But in my opinion, what makes Hush one of the most definitive Batman stories of all time is the way it is equally rewarding to all readers, both old and new alike. Let’s be honest, jumping into comics for the first time can be a daunting experience. Sometimes you just don’t know where to start, especially with a character as storied as Batman. But with Hush, you could very easily jump in having no previous experience with the character and still fully comprehend the characters and story as a whole. The story is welcoming without tons of exposition and therefore doesn’t alienate longtime fans either. It is the best of both sides. Loeb has a perfect understanding of each and every one of these characters and is able to use his knowledge of the ensemble to craft a rich and fully satisfying mystery for any reader.

Superman: The Race Between Superman & Flash! (Diego Crespo)

superman199frontrawfn

Carmine Infantino, Murphy Anderson (DC Comics)

Comics are a great medium for exploring literature in a manner that can’t be done with traditional text books. From Alan Moore to Frank Miller, they’re many handiworks breakdown structures meant to tell specifically mature stories that young children should not spend time reading them until they reach the appropriate age. But let’s not forget that superheroes and comic books were created for children. Superman is the best superhero because he’s the ideal superhero for when you’re growing up. Truth, justice, the American way, and wearing undies on the outside of your pants.

In The Race Between Superman & Flash the heroes go toe to toe in a race to see who, like the title suggests, is truly the fastest man alive. The race is more than just an ego competition as it’s a race for charity to help the United Nations. The race involves the heroes helping one another in the race around the globe as well as citizens in need. Unfortunately, some devious crime syndicates (a superstitious, cowardly lot) attempt to thwart the event for personal gain. How is either member of the Justice League supposed to win when either victory is purported loss? This comic goes to show you don’t need superheroes to always go to fisticuffs against villains to act like heroes. Sometimes it’s just as simple as letting the best man win. In this case, they’re both pretty great.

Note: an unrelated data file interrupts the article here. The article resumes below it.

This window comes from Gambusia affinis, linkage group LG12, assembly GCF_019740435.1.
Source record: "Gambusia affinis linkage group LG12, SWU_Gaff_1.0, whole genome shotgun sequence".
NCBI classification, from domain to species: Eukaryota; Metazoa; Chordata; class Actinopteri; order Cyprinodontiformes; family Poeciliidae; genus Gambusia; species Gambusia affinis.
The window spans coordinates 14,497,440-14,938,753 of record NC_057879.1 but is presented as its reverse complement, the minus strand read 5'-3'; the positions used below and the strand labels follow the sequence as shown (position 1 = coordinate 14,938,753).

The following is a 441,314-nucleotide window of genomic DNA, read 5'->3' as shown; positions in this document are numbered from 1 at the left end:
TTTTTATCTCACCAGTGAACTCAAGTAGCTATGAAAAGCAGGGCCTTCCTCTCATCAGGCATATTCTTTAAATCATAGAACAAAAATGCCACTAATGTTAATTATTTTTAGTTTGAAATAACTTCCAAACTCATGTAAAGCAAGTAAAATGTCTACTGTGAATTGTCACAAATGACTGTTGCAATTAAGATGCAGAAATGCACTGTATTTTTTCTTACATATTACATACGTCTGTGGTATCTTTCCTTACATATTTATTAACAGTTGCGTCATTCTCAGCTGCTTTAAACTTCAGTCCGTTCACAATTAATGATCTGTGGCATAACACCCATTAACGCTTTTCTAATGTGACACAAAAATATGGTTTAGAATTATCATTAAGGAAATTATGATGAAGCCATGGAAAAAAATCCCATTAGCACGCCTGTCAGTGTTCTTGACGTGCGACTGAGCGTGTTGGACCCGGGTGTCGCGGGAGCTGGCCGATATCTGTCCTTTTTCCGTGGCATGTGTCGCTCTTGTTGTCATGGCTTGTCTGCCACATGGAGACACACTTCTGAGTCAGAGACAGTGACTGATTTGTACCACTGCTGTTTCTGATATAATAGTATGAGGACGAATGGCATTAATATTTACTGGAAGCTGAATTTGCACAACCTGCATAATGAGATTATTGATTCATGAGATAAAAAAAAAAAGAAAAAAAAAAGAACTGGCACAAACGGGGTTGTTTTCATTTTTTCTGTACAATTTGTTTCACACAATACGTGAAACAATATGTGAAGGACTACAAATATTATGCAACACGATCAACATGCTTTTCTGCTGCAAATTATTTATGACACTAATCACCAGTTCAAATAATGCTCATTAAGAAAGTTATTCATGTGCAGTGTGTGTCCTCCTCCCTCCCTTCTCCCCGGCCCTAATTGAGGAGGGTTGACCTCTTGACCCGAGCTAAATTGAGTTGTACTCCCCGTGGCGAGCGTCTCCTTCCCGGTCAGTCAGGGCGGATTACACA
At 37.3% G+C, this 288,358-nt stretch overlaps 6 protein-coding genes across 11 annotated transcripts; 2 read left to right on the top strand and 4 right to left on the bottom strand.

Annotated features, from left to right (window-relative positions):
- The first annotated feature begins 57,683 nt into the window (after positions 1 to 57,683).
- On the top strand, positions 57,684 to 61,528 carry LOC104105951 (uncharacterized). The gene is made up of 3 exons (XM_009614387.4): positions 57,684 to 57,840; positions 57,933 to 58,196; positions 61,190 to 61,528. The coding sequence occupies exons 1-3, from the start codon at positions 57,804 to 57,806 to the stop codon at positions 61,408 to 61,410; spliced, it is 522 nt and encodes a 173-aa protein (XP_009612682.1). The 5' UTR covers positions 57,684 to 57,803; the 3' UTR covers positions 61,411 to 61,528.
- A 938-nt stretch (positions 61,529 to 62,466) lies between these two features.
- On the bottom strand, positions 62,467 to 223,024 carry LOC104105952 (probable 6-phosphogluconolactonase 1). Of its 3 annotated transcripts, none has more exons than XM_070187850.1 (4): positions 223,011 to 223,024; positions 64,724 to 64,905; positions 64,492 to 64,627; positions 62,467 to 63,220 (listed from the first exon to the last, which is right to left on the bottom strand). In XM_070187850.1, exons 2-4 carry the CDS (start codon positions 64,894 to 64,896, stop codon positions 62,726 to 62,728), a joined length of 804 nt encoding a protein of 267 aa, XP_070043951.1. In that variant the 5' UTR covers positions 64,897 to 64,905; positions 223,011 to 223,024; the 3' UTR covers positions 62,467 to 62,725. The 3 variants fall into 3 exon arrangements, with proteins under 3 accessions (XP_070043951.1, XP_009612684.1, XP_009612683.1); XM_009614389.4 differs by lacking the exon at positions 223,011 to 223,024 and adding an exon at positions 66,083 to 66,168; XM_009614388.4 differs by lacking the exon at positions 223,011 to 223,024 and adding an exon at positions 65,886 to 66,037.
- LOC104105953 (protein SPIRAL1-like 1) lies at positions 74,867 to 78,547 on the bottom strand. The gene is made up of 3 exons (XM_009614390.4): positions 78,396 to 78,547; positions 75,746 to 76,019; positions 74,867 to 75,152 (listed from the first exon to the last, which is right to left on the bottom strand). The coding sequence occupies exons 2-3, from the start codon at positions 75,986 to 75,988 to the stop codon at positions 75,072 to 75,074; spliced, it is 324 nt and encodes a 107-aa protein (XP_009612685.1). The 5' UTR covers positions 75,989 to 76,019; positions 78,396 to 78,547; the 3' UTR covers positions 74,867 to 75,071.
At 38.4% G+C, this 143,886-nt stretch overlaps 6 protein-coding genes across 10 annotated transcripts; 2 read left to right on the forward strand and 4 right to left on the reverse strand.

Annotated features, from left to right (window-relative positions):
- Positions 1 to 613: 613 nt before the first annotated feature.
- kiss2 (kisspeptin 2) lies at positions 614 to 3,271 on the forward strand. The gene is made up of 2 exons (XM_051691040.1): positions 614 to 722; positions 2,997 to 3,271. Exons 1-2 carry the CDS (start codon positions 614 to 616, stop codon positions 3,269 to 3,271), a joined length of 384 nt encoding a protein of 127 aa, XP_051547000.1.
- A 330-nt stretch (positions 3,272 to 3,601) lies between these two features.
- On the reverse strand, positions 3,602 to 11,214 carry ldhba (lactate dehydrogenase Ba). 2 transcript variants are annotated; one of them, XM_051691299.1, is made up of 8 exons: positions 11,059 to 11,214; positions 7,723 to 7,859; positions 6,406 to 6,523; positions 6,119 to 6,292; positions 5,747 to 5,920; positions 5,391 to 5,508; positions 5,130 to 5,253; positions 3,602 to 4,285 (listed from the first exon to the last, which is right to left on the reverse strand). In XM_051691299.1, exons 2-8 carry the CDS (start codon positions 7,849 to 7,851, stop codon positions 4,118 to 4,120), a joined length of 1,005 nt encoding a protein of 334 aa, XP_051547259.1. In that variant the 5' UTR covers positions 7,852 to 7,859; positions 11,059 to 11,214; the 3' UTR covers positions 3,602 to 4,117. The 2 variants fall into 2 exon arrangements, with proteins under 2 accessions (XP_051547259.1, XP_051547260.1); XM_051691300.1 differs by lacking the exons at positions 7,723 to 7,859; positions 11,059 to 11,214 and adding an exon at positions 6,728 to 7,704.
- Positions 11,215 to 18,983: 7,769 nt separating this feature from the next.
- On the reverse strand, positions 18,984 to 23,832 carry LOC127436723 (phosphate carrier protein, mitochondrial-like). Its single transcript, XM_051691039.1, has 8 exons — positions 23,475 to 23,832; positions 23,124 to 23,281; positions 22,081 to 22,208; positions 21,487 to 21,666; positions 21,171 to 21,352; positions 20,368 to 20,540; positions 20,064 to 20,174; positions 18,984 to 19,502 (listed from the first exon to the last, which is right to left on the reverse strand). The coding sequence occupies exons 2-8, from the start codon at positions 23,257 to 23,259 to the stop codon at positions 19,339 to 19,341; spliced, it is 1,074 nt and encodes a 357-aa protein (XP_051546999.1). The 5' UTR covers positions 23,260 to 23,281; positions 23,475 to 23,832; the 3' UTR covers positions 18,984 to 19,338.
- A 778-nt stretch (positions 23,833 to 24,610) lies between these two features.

Bonus points for having the entire Justice League taking time out from actual responsibilities to watch and cheer on Superman and the Flash.

Batman: Zero Year (Diego Crespo)

Greg Capullo, Danny Miki, Fco Plascencia, Guillem March (DC Comics)

Greg Capullo, Danny Miki, Fco Plascencia (DC Comics)

On the most superficial level, I’m just glad to have a Batman comic not drowning in a color palette primarily drenched with brown, black, grey, and blue. This is the most vibrant comic since Alan Moore’s terribly-aged The Killing Joke and without any of the issues that make it an uncomfortable read now, Scott Snyder’s run of Batman peaked with a comic that took us back to rewrite an origin for The Dark Knight. When I initially heard this development I was disappointed. Another iteration of the Batman origin after the sincerely fucked up events of Death of the Family that shattered the bonds of the Batfamily with a devastating cliffhanger? Not only that but it would rewrite my favorite Batman story “Year One” in a universe reboot I already wasn’t crazy about? Woe was me.

Then I read the damn thing and felt the waves of creative genius rush over me like a tidal wave.

In Snyder’s mini-trilogy of a Batman prequel, he reintroduces concepts with untapped potential and transforms them into something distinct and personal. It’s more than just a flashy reboot. It’s a deeper exploration of the ideology behind Batman and what this character means to Gotham City. Furthermore, it’s a testament to what Batman means to Bruce Wayne. Many stories featuring Batman focus on how Batman will never allow Bruce to be a happy man, or a whole person. Snyder touches on that idea but the ultimate decision to be Batman, to help people, to save his city, to honor his family name: these are what eventually drive Bruce to be a great man, a great father, and a great hero.

Some of Your Favorites

 

Featured Image: Alex Ross (DC Comics)